And so in San Francisco the rise in building lots means, that it will be harder for a poor man to get a house and lot for himself, and if he has none that he will have to use more of his earnings for rent; means a crowding of the poorer classes together; signifies courts, slums, tenement-houses, squalor and vice.

San Francisco has one great advantage -- there is probably a larger proportion of her population owning homesteads and homestead lots than in any other city of the United States. The product of the rise of real estate will thus be more evenly distributed, and the great social and political advantages of this diffused proprietorship cannot be over-estimated. Nor can it be too much regretted that the princely domain which San Francisco inherited as the successor of the pueblo was not appropriated to furnishing free, or almost free, homesteads to actual settlers, instead of being allowed to pass into the hands of a few, to make more millionaires. Had the matter been taken up in time and in a proper spirit, this disposition might easily have been secured, and the great city of the future would have had a population bound to her by the strongest ties-a population better, freer, more virtuous, independent and public spirited than any great city the world has ever had.

To say that "Power is constantly stealing from the many to the few," is only to state in another form the law that wealth tends to concentration. In the new era into which the world has entered since the application of steam, this law is more potent than ever; in the new era into which California is entering, its operations will be more marked here than ever before. The locomotive is a great centralizer. It kills towns and builds up great cities, and in the same way kills little businesses and builds up great ones. We have had comparatively but few rich men; no very rich ones, in the meaning "very rich" has in these times. But the process is going on. The great city that is to be will have its Astors, Vanderbilts, Stewarts and Spragues, and he who looks a few years ahead may even now read their names as he passes along Montgomery, California or Front streets.  With the protection which property gets in modern times -- with stocks, bonds, burglar-proof safes and policemen; with the railroad and the telegraph, after a man gets a certain amount of money it is plain sailing, and he need take no risks. Astor said that to get his first thousand dollars was his toughest struggle; but when one gets a million, if he has ordinary prudence, how much he will have is only a question of life. Nor can we rely on the absence of laws of primogeniture and entail to dissipate these large fortunes so menacing to the general weal. Any large fortune will, of course, become dissipated in time, even in spite of laws of primogeniture and entail; but every aggregation of wealth implies and necessitates others, and so that the aggregations remain, it matters little in what particular hands. Stewart, in the natural course of things, will die before long, and being childless, his wealth will be dissipated, or at least go out of the dry goods business. But will this avail the smaller dealers whom he has crushed or is crushing out? Not at all. Some one else will step in, take his place in the trade, and run the great money-making machine which he has organized, or some other similar one. Stewart and other great houses have concentrated the business, and it will remain concentrated.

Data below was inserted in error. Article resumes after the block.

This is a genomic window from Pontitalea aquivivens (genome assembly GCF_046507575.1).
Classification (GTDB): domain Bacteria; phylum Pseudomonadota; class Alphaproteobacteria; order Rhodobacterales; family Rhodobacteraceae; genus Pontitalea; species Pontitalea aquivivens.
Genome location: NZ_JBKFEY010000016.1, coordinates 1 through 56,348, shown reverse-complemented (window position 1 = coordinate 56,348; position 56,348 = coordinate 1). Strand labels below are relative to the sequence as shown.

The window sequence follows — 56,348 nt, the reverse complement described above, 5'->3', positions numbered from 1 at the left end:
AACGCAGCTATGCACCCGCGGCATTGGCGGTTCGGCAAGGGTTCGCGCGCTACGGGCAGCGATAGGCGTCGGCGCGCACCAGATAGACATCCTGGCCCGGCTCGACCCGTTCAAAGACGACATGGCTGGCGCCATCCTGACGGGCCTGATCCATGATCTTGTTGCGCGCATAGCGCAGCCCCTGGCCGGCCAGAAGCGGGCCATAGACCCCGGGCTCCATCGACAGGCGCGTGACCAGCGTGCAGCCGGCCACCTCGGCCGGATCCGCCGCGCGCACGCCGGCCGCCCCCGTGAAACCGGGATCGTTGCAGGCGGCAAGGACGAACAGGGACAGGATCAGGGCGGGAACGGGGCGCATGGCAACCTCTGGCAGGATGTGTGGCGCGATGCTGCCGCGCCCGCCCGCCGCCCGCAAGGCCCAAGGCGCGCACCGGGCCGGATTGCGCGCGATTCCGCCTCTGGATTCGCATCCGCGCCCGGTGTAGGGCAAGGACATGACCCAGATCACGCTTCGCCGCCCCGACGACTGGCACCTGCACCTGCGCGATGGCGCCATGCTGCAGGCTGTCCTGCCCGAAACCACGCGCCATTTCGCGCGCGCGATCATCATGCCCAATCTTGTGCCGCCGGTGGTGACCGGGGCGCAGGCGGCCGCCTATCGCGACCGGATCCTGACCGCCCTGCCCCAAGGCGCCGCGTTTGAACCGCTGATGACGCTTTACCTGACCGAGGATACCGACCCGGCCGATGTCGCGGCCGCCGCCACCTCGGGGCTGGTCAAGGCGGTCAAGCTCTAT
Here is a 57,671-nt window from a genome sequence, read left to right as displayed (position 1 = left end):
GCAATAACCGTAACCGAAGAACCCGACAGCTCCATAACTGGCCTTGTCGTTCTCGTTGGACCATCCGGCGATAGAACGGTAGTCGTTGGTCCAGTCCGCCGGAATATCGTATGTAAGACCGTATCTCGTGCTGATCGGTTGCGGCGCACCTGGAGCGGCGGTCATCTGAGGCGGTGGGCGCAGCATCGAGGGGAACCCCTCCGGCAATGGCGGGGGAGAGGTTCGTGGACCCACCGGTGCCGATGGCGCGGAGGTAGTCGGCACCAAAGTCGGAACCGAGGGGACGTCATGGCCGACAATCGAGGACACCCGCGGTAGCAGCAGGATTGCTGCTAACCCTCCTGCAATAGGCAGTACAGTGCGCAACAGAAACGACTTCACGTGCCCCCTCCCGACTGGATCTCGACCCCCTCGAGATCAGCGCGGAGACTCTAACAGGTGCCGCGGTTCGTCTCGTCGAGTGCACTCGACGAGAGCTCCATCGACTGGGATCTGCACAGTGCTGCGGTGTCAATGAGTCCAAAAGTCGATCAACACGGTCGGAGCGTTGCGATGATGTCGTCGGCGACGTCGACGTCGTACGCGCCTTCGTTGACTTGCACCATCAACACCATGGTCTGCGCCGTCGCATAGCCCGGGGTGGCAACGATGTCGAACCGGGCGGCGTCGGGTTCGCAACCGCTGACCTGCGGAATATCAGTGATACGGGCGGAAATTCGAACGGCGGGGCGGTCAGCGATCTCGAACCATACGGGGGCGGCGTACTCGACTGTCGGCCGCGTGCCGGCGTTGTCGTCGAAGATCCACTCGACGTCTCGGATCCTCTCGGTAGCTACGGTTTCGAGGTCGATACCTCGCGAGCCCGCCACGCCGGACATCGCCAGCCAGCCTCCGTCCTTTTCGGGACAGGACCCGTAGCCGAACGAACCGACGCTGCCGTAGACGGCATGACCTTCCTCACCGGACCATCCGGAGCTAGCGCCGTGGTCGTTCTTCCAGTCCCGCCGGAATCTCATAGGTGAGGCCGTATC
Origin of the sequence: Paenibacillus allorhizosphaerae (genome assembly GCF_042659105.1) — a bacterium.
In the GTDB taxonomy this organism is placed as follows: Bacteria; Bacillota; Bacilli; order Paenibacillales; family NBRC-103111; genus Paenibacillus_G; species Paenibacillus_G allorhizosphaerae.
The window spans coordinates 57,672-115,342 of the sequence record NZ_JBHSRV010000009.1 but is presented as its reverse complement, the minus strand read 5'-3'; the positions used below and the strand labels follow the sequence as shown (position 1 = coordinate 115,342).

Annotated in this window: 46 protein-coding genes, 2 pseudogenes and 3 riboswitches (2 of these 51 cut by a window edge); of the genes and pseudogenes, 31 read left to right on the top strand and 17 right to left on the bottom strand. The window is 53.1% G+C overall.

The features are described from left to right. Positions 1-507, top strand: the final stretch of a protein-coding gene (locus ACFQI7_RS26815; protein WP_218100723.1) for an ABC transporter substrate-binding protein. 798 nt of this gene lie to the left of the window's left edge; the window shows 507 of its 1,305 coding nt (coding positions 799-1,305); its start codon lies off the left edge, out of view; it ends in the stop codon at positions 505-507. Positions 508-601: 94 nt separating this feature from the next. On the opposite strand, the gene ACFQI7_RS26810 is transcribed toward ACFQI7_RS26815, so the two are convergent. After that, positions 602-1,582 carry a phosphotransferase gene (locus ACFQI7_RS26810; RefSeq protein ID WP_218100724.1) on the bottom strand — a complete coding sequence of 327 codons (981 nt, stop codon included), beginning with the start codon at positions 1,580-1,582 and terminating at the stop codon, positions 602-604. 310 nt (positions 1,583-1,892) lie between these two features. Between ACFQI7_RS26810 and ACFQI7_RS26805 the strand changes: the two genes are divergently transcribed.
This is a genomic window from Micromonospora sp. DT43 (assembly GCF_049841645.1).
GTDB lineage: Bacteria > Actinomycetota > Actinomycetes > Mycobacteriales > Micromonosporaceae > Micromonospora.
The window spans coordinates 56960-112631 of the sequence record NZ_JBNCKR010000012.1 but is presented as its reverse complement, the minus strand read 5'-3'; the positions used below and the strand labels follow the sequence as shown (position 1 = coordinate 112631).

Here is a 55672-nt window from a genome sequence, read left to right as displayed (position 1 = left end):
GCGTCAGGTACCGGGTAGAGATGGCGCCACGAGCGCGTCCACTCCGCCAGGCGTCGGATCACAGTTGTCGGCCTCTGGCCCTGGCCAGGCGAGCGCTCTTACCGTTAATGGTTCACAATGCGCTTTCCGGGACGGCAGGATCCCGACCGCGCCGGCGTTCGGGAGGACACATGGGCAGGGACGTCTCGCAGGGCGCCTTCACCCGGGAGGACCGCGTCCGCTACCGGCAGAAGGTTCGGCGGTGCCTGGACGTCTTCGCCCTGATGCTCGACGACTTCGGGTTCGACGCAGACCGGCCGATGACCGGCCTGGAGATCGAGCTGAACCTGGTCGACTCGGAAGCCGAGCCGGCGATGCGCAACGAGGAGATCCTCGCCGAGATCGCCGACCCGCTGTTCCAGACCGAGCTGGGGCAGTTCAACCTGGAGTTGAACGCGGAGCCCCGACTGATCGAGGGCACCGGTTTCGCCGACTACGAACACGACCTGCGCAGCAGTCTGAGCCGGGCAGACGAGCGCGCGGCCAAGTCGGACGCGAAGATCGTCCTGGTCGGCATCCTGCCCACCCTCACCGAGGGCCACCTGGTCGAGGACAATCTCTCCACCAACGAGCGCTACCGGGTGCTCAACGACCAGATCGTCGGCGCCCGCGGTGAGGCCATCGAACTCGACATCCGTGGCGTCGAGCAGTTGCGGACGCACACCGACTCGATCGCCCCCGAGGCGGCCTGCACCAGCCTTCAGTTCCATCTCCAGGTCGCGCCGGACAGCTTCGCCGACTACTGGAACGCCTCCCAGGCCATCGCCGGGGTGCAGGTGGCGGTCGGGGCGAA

Nor is it worth while to shut our eyes to the effects of this concentration of wealth. One millionaire involves the little existence of just so many proletarians. It is the great tree and the saplings over again. We need not look far from the palace to find the hovel. When people can charter special steamboats to take them to watering places, pay four thousand dollars for the summer rental of a cottage, build marble stables for their horses, and give dinner parties which cost by the thousand dollars a head, we may know that there are poor girls on the streets pondering between starvation and dishonor.  When liveries appear, look out for bare-footed children. A few liveries are now to be seen on our streets; we think their appearance coincides in date with the establishment of the almshouse. They are few, plain and modest now; they will grow more numerous and gaudy -- and then we will not wait long for the children -- their corollaries.

But there is another side: we are to become a great, populous, wealthy community. And in such a community many good things are possible that are not possible in a community such as ours has been. There have been artists, scholars, and men of special knowledge and ability among us, who could and some of whom have since won distinction and wealth in older and larger cities, but who here could only make a living by digging sand, peddling vegetables, or washing dishes in restaurants. It will not be so in the San Francisco of the future. We shall keep such men with us, and reward them, instead of driving them away. We shall have our noble charities, great museums, libraries and universities; a class of men who have leisure for thought and culture; magnificent theatres and opera houses; parks and pleasure gardens.... read the whole article

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Wealth and Want
... because democracy alone hasn't yet led to a society in which all can prosper